New report: The line between cybercrime and cyberwar is blurred

Published 29 November 2009

New McAffee cybersecurity report: “International cyber conflict has reached the tipping point where it is no longer just a theory, but a significant threat that nations are already wrestling with behind closed doors. The impact of a cyberwar is almost certain to extend far beyond military networks and touch the globally connected information and communications technology infrastructure upon which so many facets of modern society rely”

Organized Internet-based crime has reached such intensity and scale that the distinction between cybercrime and cyberwar is being blurred, security giant McAfee said in its annual Virtual Criminology Report. McAfee Inc., based in Santa Clara, Calif., is the world’s largest dedicated security technology company. UPI reports that the report’s findings come less than a month after the United States ran a nationwide campaign to raise awareness of cybercrime risks among individuals and businesses.

Is the age of cyberwar at hand?” McAfee asked in the report, citing evidence that countries hostile to industrial democracies are involved in some of the more serious and sustained cybercrime. In response, McAfee said, “nation-states are arming themselves for the cyberspace battlefield.”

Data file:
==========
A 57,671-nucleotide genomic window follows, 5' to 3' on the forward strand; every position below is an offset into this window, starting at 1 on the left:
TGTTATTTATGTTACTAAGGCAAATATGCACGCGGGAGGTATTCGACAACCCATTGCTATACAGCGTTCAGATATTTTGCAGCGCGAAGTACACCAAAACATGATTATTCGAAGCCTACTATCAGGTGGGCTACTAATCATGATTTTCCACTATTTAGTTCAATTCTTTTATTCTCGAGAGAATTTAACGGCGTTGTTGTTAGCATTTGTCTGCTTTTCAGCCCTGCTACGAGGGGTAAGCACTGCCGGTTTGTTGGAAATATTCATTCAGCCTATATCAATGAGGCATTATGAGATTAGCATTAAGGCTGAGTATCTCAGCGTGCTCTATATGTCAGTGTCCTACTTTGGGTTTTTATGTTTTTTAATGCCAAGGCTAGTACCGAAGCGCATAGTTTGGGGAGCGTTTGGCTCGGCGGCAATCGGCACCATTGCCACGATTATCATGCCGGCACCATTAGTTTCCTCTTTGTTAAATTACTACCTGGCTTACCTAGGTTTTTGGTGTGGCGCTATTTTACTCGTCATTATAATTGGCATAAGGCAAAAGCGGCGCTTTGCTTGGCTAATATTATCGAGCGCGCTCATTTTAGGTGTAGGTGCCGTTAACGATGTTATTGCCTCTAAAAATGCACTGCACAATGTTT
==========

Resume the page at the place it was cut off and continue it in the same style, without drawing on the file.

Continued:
The number of reports of cyberattacks and network infiltrations that appear to be linked to nation-states and political goals continues to increase, McAfee said. “There is active debate as to when a cyberattack reaches the threshold of damage and disruption to warrant being categorized as cyberwarfare,” said the report. “With critical infrastructure as likely targets of cyberattacks, and private company ownership of many of the information systems in these sectors, private companies will likely be caught in the crossfire,” the report warned.

McAfee CEO Dave DeWalt said, “Experts disagree about the use of the term ‘cyberwar,’ and our goal at McAfee is not to create hype or stoke unwarranted fear. But our research has shown that while there may be debate over the definition of cyberwar, there is little disagreement that there are increasing numbers of cyberattacks that more closely resemble political conflict than crime.

We have also seen evidence that nations around the world are ramping up their capabilities in cyberspace, in what some have referred to as a cyber arms race. If cyberspace becomes the next battleground, what are the implications for the global economy and vital citizen services that rely upon the information infrastructure?” DeWalt asked. “What should those of us outside the military do to prepare for the next wave of cyberattacks?”

McAfee believes the private sector at large needs to prepare for cyberattacks, and “those businesses that can weather the storm better than their competitors could be in a position to gain considerable market